Mobility, transforming the workplace | Sunday Observer

Mobility, transforming the workplace


From the large enterprise to the small-to-medium business, mobility is transforming the workplace. Until recently, rising demands of the millennial workforce’s use of personal mobile devices to access company data encouraged widespread BYOD (bring your own device) policies.

A new state of mind is trending across today’s workforce and will influence those that follow. By 2020, millennials will represent over 50 percent of the workforce, and they want to work wherever, whenever, and with connected mobile devices that are fun and easy to use.

By the same token, employers around the globe now recognise mobility as a strategic tool to recruit top talent, automate processes and improve operational efficiency. But how does one envision a workspace that is collaborative, flexible, project-oriented, and unbounded by time or geography?

The above was an excerpt from HR Director for Microsoft APAC, Kathy Tingate’s keynote speech to over 400 HR professionals and business leaders from the IT/BPM industry in February.

According to her, workspaces — that people access from anywhere on any device — must extend from unified communications and enterprise social media to business workflow applications, chatbots, document management and file sharing tools.

At the SLASSCOM People Summit 2018, Tingate delivered a breakout session keynote around building collaborative workspaces and also took part in a panel discussion on transforming the way we think, work and connect.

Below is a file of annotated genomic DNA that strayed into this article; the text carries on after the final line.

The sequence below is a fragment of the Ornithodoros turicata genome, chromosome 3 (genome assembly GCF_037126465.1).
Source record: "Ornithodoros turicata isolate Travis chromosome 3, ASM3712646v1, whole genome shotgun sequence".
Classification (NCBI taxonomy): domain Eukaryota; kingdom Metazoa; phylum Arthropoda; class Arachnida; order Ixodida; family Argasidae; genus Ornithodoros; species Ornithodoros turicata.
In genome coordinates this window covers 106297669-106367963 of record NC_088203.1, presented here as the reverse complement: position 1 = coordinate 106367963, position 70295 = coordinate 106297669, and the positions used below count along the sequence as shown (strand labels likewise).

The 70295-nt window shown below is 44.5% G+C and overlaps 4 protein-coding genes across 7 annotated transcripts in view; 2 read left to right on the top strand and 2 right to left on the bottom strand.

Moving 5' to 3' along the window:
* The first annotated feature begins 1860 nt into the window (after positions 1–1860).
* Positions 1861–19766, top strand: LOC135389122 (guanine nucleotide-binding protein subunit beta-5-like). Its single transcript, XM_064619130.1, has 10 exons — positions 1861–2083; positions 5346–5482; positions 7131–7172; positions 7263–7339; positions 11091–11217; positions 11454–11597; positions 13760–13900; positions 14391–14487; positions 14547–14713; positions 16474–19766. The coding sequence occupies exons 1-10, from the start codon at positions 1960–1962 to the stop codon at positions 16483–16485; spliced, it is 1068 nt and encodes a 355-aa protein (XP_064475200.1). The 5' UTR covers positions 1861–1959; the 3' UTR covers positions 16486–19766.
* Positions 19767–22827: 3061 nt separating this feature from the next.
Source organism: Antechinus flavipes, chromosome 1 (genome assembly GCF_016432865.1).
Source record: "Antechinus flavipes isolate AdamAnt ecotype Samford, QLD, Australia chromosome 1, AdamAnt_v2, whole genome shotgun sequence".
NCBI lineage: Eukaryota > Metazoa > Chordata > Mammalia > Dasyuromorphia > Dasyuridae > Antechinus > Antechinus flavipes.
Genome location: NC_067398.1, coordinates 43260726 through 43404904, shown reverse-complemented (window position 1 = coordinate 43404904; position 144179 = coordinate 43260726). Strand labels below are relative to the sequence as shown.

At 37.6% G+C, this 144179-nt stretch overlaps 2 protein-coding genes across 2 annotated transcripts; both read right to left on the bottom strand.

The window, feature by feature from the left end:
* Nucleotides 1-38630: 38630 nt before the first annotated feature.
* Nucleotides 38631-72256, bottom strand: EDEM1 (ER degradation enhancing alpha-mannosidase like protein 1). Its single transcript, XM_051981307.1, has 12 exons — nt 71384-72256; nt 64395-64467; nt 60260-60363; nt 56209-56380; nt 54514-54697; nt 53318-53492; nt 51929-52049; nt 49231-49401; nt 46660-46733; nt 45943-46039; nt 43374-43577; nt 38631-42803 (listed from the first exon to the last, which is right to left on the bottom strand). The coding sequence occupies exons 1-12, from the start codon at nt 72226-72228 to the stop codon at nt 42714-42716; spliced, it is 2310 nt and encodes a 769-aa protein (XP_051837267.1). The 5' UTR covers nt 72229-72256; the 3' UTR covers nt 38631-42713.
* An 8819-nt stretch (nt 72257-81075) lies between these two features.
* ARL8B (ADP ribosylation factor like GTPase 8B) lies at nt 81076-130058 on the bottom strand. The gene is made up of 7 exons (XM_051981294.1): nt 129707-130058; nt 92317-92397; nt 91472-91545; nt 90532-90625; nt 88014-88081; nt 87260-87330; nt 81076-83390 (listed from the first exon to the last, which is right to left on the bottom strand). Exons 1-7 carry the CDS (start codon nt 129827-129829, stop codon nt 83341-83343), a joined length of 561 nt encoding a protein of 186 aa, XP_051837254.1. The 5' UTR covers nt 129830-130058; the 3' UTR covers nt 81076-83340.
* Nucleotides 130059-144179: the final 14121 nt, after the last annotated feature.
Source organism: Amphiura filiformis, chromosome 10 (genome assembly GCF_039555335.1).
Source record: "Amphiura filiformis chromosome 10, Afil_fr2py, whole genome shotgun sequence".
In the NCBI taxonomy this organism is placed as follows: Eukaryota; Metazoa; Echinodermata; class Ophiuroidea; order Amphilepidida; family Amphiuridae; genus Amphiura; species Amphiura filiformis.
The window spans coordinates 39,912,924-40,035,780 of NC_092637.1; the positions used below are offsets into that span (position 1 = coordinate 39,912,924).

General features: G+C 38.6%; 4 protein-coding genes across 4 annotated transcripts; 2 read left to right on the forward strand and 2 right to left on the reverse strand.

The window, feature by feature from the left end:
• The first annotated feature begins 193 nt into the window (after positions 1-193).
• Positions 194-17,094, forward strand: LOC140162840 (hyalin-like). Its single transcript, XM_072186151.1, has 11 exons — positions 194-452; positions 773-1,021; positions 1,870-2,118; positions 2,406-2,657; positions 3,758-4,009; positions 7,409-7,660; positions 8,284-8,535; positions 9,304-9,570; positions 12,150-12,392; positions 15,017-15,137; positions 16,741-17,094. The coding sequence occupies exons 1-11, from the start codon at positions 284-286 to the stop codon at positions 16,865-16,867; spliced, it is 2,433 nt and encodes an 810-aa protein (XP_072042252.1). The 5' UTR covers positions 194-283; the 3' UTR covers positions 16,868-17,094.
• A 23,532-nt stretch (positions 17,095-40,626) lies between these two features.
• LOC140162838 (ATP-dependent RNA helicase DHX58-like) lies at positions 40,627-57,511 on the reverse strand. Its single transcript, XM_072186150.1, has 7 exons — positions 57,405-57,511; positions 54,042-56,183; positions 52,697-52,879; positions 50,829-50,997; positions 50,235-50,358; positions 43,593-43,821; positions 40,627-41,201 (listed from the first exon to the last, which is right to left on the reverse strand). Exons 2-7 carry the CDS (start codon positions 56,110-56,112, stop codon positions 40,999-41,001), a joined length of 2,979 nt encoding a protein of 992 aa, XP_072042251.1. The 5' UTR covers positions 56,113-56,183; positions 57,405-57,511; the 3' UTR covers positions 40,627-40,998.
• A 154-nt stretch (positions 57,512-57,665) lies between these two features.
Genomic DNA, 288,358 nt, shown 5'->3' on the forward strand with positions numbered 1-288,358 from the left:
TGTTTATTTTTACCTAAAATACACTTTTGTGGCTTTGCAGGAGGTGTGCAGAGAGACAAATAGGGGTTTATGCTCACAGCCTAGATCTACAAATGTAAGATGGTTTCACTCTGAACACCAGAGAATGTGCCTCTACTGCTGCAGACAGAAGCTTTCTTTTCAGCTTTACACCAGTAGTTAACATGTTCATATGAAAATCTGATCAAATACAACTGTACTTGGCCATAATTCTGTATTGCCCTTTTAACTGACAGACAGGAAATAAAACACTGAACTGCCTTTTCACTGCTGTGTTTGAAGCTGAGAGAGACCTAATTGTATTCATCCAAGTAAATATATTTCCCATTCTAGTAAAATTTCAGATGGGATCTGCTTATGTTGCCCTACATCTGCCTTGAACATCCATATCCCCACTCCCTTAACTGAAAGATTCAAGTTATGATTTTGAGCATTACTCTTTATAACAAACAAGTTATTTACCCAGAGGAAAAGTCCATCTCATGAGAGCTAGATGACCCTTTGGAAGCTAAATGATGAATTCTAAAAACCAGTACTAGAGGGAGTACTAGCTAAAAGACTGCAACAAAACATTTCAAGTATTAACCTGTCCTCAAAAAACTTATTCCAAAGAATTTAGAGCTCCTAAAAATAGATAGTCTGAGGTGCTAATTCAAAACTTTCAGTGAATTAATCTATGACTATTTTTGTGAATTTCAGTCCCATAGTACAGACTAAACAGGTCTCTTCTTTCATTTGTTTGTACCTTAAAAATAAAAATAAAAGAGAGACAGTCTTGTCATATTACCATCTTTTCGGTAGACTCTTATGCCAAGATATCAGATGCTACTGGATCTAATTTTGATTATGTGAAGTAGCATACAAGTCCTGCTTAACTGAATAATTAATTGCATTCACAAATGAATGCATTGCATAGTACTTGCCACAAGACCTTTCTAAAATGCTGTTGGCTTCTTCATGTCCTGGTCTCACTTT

Armed with over 20 years of experience working within Financial Institutions, Professional Services and Technology, Tingate is highly competent in change management, cultural transformation, leadership and talent management, learning and development, workforce planning and diversity and inclusion.


Hinting at Microsoft’s own HR transformation journey, Tingate believes that organizations need to encourage their employees to adopt a learn-it-all mindset and focus on building an inclusive work culture to nurture creativity, innovation and productivity. “For the first time in history, five generations will soon be working side by side. But whether this multi-generational workplace feels creative and productive or challenging and stressful is, in large part, up to their organizations. That’s why Microsoft nurtures a culture that encourages learning it all as opposed to knowing it all,” she said.

A key area of Microsoft’s culture transformation was reviewing the systems and processes that drive behavior including its employee performance review system. All line managers would rate their subordinates’ performances on a scale from top to bottom based on a bell curve (stack ranking). “This meant that some employees would always be classified as ‘poor’ regardless of their impact as per the nature of a bell curve,” Tingate said.

This approach led Microsoft to implement a system that would focus on employee impact and contribution through a process called Connects. It allows line managers to focus on the impact a particular employee is making instead of forced ranking peers against each other. “Whilst differentiation is still important, Managers now have the flexibility to allocate rewards in the manner that would best reflect the performance of their teams and individuals,” she revealed.

Equally important is creating an inclusive workforce. But unconscious bias—the stereotypes that shape our understanding, actions, and decisions in an unconscious manner—can work against this in inadvertent ways. “Building an inclusive organization is very much about the actions and behavior of our employees and leaders. It’s why we have all our employees complete training on unconscious bias,” she said.